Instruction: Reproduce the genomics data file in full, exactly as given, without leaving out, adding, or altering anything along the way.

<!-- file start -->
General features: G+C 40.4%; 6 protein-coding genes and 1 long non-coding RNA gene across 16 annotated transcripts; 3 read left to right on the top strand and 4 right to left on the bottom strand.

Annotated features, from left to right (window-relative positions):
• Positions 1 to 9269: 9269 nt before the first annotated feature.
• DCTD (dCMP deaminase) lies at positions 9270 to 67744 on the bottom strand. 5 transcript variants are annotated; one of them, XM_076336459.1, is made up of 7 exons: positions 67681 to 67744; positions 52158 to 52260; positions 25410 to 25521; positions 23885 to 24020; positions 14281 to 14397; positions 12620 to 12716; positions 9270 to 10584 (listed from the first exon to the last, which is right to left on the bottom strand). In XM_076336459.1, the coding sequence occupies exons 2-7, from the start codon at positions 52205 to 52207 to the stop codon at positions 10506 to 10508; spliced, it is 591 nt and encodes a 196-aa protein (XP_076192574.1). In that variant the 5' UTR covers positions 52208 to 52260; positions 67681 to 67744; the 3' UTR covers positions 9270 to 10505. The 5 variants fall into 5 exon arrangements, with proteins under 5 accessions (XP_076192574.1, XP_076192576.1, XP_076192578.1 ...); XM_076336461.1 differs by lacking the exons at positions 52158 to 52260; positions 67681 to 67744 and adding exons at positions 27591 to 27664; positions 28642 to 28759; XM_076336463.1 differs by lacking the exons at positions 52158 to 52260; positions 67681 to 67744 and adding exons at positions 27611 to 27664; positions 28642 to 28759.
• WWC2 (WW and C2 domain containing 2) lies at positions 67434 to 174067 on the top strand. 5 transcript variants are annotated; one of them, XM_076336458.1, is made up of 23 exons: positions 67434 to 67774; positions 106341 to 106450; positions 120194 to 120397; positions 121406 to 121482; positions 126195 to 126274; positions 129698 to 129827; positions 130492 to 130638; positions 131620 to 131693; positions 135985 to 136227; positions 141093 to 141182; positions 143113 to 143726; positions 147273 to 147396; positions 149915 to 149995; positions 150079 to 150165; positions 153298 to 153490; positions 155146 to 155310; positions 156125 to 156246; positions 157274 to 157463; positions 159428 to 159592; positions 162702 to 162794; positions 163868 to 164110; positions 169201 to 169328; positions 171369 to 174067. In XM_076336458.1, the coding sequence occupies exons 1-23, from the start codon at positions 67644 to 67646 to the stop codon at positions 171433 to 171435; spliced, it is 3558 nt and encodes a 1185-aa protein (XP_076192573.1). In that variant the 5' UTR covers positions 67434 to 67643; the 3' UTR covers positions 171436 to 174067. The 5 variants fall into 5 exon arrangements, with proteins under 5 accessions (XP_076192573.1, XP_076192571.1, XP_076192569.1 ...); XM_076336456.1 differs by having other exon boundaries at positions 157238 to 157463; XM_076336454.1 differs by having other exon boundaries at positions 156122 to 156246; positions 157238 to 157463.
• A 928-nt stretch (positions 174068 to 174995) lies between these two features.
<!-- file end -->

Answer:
General features: G+C 40.4%; 6 protein-coding genes and 1 long non-coding RNA gene across 16 annotated transcripts; 3 read left to right on the top strand and 4 right to left on the bottom strand.

Annotated features, from left to right (window-relative positions):
• Positions 1 to 9269: 9269 nt before the first annotated feature.
• DCTD (dCMP deaminase) lies at positions 9270 to 67744 on the bottom strand. 5 transcript variants are annotated; one of them, XM_076336459.1, is made up of 7 exons: positions 67681 to 67744; positions 52158 to 52260; positions 25410 to 25521; positions 23885 to 24020; positions 14281 to 14397; positions 12620 to 12716; positions 9270 to 10584 (listed from the first exon to the last, which is right to left on the bottom strand). In XM_076336459.1, the coding sequence occupies exons 2-7, from the start codon at positions 52205 to 52207 to the stop codon at positions 10506 to 10508; spliced, it is 591 nt and encodes a 196-aa protein (XP_076192574.1). In that variant the 5' UTR covers positions 52208 to 52260; positions 67681 to 67744; the 3' UTR covers positions 9270 to 10505. The 5 variants fall into 5 exon arrangements, with proteins under 5 accessions (XP_076192574.1, XP_076192576.1, XP_076192578.1 ...); XM_076336461.1 differs by lacking the exons at positions 52158 to 52260; positions 67681 to 67744 and adding exons at positions 27591 to 27664; positions 28642 to 28759; XM_076336463.1 differs by lacking the exons at positions 52158 to 52260; positions 67681 to 67744 and adding exons at positions 27611 to 27664; positions 28642 to 28759.
• WWC2 (WW and C2 domain containing 2) lies at positions 67434 to 174067 on the top strand. 5 transcript variants are annotated; one of them, XM_076336458.1, is made up of 23 exons: positions 67434 to 67774; positions 106341 to 106450; positions 120194 to 120397; positions 121406 to 121482; positions 126195 to 126274; positions 129698 to 129827; positions 130492 to 130638; positions 131620 to 131693; positions 135985 to 136227; positions 141093 to 141182; positions 143113 to 143726; positions 147273 to 147396; positions 149915 to 149995; positions 150079 to 150165; positions 153298 to 153490; positions 155146 to 155310; positions 156125 to 156246; positions 157274 to 157463; positions 159428 to 159592; positions 162702 to 162794; positions 163868 to 164110; positions 169201 to 169328; positions 171369 to 174067. In XM_076336458.1, the coding sequence occupies exons 1-23, from the start codon at positions 67644 to 67646 to the stop codon at positions 171433 to 171435; spliced, it is 3558 nt and encodes a 1185-aa protein (XP_076192573.1). In that variant the 5' UTR covers positions 67434 to 67643; the 3' UTR covers positions 171436 to 174067. The 5 variants fall into 5 exon arrangements, with proteins under 5 accessions (XP_076192573.1, XP_076192571.1, XP_076192569.1 ...); XM_076336456.1 differs by having other exon boundaries at positions 157238 to 157463; XM_076336454.1 differs by having other exon boundaries at positions 156122 to 156246; positions 157238 to 157463.
• A 928-nt stretch (positions 174068 to 174995) lies between these two features.